Can you confirm that no ransom was paid as has been reported? Et cetera…
Spokesman: More information.
Spokesman: What I can tell you is that the UN was not involved in the negotiations for his release. We were contacted on Saturday by the parties concerned to facilitate his handover to the authorities of his own country. So basically Saturday, overnight Saturday, well into Sunday, senior officials here worked the phones. And with the really great assistance of the UN force in the Golan Heights with UNDOF, he was successfully returned and handed over to representatives of the United States in the Golan Heights.
Before being handed over, he received a medical check-up, quick medical check-up with UN peacekeepers and he seemed fairly healthy.
As for the rest, it’s really beyond our purview. Where he is now, I know he was released to US authorities, who you should check with them as to his whereabouts. And again we were not involved in the negotiations. We were really there to [inaudible] and gladly facilitated his handover.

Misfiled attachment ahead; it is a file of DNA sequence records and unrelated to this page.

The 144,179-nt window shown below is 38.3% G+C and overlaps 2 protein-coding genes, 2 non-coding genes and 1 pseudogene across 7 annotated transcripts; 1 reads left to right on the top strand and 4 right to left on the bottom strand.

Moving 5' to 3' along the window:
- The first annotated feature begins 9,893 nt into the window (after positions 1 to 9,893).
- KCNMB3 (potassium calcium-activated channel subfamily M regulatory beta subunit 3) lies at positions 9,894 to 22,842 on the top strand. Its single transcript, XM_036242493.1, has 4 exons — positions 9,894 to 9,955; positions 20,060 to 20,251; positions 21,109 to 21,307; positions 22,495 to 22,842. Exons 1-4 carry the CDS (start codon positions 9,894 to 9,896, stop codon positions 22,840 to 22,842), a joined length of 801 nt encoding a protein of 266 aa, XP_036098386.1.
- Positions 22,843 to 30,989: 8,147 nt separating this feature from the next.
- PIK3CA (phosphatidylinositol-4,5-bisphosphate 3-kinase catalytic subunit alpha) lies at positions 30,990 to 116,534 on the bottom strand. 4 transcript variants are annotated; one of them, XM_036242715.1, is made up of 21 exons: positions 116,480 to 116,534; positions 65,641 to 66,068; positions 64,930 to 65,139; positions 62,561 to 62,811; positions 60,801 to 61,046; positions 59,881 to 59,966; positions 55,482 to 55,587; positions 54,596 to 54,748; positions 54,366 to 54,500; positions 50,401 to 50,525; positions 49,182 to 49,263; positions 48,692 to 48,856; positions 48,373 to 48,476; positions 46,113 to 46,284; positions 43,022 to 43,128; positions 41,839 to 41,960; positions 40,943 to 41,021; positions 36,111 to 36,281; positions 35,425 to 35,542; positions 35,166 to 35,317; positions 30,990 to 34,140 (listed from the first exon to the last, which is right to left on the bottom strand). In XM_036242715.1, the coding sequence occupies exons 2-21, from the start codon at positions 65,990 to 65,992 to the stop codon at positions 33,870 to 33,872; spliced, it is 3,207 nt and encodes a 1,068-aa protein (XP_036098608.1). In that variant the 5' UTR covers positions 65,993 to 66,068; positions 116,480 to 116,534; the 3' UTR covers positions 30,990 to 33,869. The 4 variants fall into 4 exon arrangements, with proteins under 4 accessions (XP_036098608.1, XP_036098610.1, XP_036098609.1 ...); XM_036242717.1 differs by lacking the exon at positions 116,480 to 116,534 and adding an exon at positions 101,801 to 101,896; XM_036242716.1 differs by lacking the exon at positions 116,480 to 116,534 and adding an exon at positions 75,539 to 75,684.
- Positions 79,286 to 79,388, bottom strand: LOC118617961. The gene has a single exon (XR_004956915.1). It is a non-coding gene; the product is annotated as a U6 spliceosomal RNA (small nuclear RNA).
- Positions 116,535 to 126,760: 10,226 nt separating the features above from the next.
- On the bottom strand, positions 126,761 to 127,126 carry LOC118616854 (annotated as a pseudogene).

Question: Were you contacted by American officials?
Spokesman: We were contacted by parties concerned, the Americans and as well as the Qataris.
Question: Follow-up on then… do you mean he was not taken through Damascus? He was handed over in the Syrian-occupied Golan?
Spokesman: He was handed over to a representative of his Government. So that’s what I have. As I said, you should check with the US as to his…
Question: So the Syrian authorities were not involved in any way?
Spokesman: I have given you what I have.
Question: So what I understand is that UNDOF handed over to the United States in the occupied Syrian Golan?
Spokesman: He was handed over as far as I know on UN — within the area of operation of UNDOF. Joe, and then?
Question: Yes, and turning to Libya, could you provide a little bit more detail on Mr. Leon’s, if I’m pronouncing it correctly, mission? I know general terms is to try to achieve a truce, but I’m wondering if you could provide any more detail as to whom he may be having meetings or discussions with, particularly if he’s going to be discussing possible peace terms or truce terms with General [Khalifa] Hifter and with Ansar al‑Shariah.
And also, are there any UN personnel still remaining in Libya? Tripoli, et cetera… Thank you.